The height of a pit buffer arrangement is critical to provide adequate cushioning or energy-absorbing capacity at the bottom of hoistways. Having sufficient buffer size typically requires deepening the pit, which can be expensive and essentially slow to carry out.
The idealised performance of an elevator buffer is to limit peak deceleration force to average 1g over an extended period. This is achieved by precise control of hydraulic oil flow across an orifice throughout the buffer stroke. Unfortunately, this can only be achieved for one specific impact mass that is not realistic in a real world where the elevator car mass varies with passenger load.
Therefore, a compromise must be found. An alternative method is to design a pit buffer arrangement with a number of buffers spaced apart sufficiently so that the vertically moving mass (i.e., a counterweight) can be received between the buffers.
An example solution is illustrated by the example arrangement shown in FIG. 1. This arrangement includes a counterweight 24 positioned on a guide rail 66 that guides its vertical movement in a known manner. The counterweight is also spaced between a plurality of buffers, each having an adequate stroke to provide the required energy-absorbing characteristics within the elevator system.
A stem part is fixed to the base of the buffer and a stop element with an adjustable height position fitted in connection with it. The stop element includes a stopping surface for the buffer of the elevator and an extension part in connection with it for increasing the height position of the stopping surface.
In the example, the stop element is disposed to rest in the normal drive mode of the elevator if the elevator car for some reason drives so far downwards that it collides with the elastomer buffer 3a. In this case the stop flange 9 of the stop element 7 is fitted to receive a collision of the elastomer buffer 3a.
In the test procedure, the speed of the car when it hits the buffer is determined based on its mass and the travel height. The resulting impact speed is then used to calculate the elevator buffer guided travel and determine the maximum buffer clearance between the buffer and the car or counterweight. The results are then compared to those obtained using the corresponding theoretical model. Moreover, relevant test verifications are conducted.
An elevator buffer is a safety device that is mounted at the base of an elevator shaft. These devices must meet certain design requirements and perform as designed. These requirements vary from one region to the next but all employ a basic performance criteria that ensures that elevator cars are brought to rest in a safe manner.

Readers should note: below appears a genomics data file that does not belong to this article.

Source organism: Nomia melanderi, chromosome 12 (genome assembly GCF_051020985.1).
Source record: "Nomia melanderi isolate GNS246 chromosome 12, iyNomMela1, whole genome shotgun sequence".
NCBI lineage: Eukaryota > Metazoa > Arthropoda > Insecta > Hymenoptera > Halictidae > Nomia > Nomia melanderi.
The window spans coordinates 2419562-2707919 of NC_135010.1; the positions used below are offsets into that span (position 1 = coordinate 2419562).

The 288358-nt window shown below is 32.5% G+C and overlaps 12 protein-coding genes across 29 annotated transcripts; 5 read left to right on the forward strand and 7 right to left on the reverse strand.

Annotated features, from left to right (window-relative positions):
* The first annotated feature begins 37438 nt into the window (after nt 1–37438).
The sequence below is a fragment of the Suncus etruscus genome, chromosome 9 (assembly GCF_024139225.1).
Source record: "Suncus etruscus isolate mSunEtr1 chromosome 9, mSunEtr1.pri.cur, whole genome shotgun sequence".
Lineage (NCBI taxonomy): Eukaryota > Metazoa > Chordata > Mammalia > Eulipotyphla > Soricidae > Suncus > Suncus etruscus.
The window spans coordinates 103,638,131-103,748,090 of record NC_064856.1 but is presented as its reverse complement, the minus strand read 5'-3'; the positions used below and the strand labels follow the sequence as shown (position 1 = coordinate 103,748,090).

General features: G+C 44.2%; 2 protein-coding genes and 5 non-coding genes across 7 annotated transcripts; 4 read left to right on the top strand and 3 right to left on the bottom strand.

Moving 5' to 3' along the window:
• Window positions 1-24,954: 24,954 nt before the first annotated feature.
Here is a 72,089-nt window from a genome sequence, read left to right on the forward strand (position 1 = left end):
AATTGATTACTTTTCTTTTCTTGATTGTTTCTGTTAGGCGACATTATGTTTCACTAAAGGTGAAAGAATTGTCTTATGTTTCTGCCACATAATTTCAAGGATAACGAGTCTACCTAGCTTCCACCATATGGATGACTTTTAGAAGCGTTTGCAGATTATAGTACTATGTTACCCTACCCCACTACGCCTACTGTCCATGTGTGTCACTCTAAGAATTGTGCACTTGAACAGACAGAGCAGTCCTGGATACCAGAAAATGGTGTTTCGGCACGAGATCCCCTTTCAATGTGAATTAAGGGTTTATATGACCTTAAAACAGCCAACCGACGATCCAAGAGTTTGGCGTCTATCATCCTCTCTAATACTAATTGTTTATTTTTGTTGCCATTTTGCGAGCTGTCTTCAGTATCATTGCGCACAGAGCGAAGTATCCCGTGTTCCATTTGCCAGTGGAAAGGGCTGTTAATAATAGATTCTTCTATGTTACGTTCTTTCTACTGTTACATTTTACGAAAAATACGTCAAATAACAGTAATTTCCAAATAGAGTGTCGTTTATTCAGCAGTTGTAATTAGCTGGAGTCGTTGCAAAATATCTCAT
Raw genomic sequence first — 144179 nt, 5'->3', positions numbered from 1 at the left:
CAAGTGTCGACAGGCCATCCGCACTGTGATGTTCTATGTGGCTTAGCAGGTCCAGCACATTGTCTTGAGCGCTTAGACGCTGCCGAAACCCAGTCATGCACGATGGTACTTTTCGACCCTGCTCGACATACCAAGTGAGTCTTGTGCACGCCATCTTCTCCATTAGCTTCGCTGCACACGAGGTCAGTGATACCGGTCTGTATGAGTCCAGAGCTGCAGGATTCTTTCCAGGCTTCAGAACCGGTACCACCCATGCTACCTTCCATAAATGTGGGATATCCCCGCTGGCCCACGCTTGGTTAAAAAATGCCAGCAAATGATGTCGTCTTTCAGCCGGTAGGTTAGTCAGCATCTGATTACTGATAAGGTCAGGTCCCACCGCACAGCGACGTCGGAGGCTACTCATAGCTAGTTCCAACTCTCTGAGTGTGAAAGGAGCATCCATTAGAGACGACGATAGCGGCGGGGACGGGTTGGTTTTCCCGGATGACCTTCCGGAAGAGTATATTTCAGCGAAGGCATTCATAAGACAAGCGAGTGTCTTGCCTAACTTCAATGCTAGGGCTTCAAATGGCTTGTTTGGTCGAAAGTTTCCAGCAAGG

The most common type of elevator buffer is the hydraulic buffer, which is used to cushion the impact of the elevator car against the floor when descending to a lower floor. Hydraulic buffers have a throttle shaft and an orifice that controls the flow of hydraulic oil throughout the buffer stroke, which allows for the smooth and controlled deceleration of the elevator car during the buffering process.
However, hydraulic buffers are expensive to manufacture and difficult to test due to their size and complexity. They are also susceptible to damage and disconnection.
Therefore, a more compact and cost effective solution to the problem of designing an elevator buffer for high speed elevators is required. This can be achieved by implementing an alternative design technique to the traditional hydraulic buffer.
According to this alternative approach, a cab pit buffer assembly is formed by mounting a beam on the guide rails of both the cab and the counterweight. A number of conventional safeties are set on each beam to prevent it from moving downwardly.
The safety and retarding characteristics of the beam are then determined by a combination of its response acceleration, deceleration, velocity and displacement obtained from time response analysis. The results of the analysis are then compared with the desired performance specifications.
This is done by applying a simplified impact model to the 3D FE model of the elevator carriage. This provides a relationship between the elevator carriage’s acceleration and its time during the buffering process, and enables accurate evaluation of the desired performance for different types of input parameters.
This type of design approach is able to match the idealised performance, which is typically achieved by controlling hydraulic oil flow across an orifice for a specific impact mass. Nevertheless, it is not able to meet the demands of various passenger load conditions.